The south-facing window seems to await the sunrise, when the early light will leap the treetops of Central Park, run down our street, and angle through the glass and sheer curtains. I hope that the air will be cool and crisp today, and that later, when we drive our Camry across the Hudson River to New Jersey, the air in my hometown, Manasawga, will smell good, even taste good, and when I breathe it deep into my lungs it will invigorate and renew me.

It has had that effect in the past, especially on days that I have felt worn down by work, or by Manhattan, or by life.

I go into the kitchen and drink a small glass of orange juice, then return to the bedroom and slip back into the bed, careful not to jostle and wake Justine. She is sleeping on her left side, I am on my back, and I allow my left thigh to brush up gently against her. She has not been much for touching lately, but this slight sensation sends ripples through me just as it has for twenty-five years. As I begin to doze again Justine turns, then turns some more, and I feel her breath on my neck, then her lips, then I am wide awake as she kisses me and swings her leg over to straddle me.

“Marty,” she says, “oh honey it’s been such a time” and we make love, a gentle, rocking lovemaking as if we are floating in water, and then just remain in a wordless embrace until we fall asleep again. It is eight o’clock when we wake to the smell of coffee brewing downstairs in the kitchen, the automatic coffeepot unfailing in its only task.

 

A little later I am eating a light breakfast and sipping coffee in the kitchen and Justine comes in and pours a cup. “I think just coffee for me,” she says, whether to me, or to the coffee, or to the kitchen sink, I am not sure. She sips a little off the top and then walks out of the kitchen.

I finish my cereal and then pick up my mug to go into the living room and join her. She has not gone to the living room, but is standing at the top of the stairs, outside the closed door of the bedroom our daughters shared from the ages of eight and ten until they went off to college—Janet first, to Rochester and later to Minnesota to pursue a doctorate in geophysics, and Celia to Vassar a couple of years later with her paints and brushes.

I take a breath, thinking I am going to say something, but instead I continue into the living room. I stare out the window again toward Central Park and it occurs to me, not for the first time, that this is our first holiday with neither of our girls home with us.

I told my parents we would get out to Manasawga as early as we could to help prepare Thanksgiving dinner. They are in their mid-seventies now, Mom and Dad, and still like to put out the spread. I made two pies, pumpkin and apple, yesterday, and we stow them in paper bags behind the driver’s seat of the old Toyota. Justine typically likes to drive, but she ignores the keys when I hold them out and gets into the passenger side.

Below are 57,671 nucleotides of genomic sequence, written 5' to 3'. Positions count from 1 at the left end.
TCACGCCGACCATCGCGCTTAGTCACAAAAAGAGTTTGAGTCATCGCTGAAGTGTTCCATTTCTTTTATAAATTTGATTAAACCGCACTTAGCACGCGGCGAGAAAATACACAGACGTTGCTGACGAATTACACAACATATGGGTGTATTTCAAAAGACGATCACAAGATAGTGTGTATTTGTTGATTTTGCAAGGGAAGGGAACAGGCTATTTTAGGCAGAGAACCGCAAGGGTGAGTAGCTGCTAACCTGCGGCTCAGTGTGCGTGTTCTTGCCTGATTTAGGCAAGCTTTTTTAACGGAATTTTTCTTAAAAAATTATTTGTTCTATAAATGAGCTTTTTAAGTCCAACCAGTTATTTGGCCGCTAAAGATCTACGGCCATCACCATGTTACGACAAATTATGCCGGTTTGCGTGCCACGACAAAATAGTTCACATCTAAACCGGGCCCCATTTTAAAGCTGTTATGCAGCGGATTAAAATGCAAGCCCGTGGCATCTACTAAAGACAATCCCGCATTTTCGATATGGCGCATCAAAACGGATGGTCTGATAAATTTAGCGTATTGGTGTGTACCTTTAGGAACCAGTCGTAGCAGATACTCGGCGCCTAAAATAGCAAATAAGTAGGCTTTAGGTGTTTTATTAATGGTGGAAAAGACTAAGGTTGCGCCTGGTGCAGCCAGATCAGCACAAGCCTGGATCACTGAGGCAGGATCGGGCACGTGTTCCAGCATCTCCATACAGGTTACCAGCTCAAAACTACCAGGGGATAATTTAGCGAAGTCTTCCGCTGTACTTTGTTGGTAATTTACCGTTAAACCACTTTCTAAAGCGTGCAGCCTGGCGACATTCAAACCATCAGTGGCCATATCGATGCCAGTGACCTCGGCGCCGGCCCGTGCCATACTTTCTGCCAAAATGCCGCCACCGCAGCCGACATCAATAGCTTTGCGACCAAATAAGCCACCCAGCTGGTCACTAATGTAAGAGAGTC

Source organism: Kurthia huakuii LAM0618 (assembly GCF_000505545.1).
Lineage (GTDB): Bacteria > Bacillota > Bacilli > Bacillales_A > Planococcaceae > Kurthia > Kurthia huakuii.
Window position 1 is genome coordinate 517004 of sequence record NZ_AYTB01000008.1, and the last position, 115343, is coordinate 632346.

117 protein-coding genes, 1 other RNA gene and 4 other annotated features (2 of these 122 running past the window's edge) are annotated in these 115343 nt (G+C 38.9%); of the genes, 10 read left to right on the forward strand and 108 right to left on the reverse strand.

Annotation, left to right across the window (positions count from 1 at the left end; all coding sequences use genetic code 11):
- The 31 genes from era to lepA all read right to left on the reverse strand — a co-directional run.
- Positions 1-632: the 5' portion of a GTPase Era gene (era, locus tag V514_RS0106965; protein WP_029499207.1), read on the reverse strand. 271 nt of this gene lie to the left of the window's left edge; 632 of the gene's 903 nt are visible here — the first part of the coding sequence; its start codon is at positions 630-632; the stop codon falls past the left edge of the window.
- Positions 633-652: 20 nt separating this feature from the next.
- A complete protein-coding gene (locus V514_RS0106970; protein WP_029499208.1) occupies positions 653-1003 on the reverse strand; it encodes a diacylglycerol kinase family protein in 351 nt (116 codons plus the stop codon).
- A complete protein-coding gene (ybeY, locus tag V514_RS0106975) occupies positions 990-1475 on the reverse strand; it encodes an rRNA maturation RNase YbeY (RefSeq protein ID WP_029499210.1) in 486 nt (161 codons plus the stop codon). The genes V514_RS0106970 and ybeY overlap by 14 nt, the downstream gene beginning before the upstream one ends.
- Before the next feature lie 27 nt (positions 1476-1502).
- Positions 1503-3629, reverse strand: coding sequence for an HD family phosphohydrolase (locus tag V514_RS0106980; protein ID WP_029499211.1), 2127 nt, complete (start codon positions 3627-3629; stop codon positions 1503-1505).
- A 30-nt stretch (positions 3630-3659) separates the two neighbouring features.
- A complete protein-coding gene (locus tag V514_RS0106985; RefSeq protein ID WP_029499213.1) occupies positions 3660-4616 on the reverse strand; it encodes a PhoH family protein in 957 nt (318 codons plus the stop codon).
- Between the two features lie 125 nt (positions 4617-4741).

Traffic is light going down Ninth Avenue and into the Lincoln Tunnel. We quickly cross the Hudson River, the tile walls a blur as I maintain a steady seven miles an hour over the speed limit. Traffic is sporadic on Routes 3 and 46, and on Route 80 I just stay in the center lane and cruise. Justine stares out the passenger window. There is not a cloud in the sky but she stares intently at something up there. As we approach the exit that will take us into Manasawga she shifts her weight and leans, placing her hand on my right thigh and then her head on my shoulder. It is awkward to drive this way, but as a single tear drops from her eye and rolls down the sleeve of my jacket I hold steady and make the final turns with one hand on the wheel, the other holding Justine’s.

It is almost noon and the aroma of turkey greets us as we open the door and walk in. After hugs and hellos we hang up coats and unpack pies and look for ways to help in the kitchen. My mother tells us that my brother Dan, divorced, and his sixteen-year-old son will be here, and my sister Marie and her husband and the youngest of her boys. My sister Jeanette is having dinner at her mother-in-law’s, but her oldest son Tom is having dinner here. “He’s got a new girlfriend he wants us to meet,” my mother explains. “Then they’re going to granny-number-two’s house for dessert, I guess.” Tom lives in Philadelphia where he works as an accountant, and this is his first trip home with his new girl. He met her just after the last time we saw him, in late August.

Dinner is just about ready when Tom and his girlfriend walk through the door. He puts on a big show of introductions. Her name is Rachel and she is a knockout—too hot for an accountant is my first thought, but I bury that quickly and shake her hand when Tom gets around to saying “My Uncle Marty Halsey and my Aunt Justine.” Rachel may be overcompensating, or just nervous, but she speaks a tad louder than she needs to—I want to say to her, Use your Inside Voice, but I don’t—and saying again and again what a delight it is to meet everyone and how blessed she feels to be with us for Thanksgiving dinner.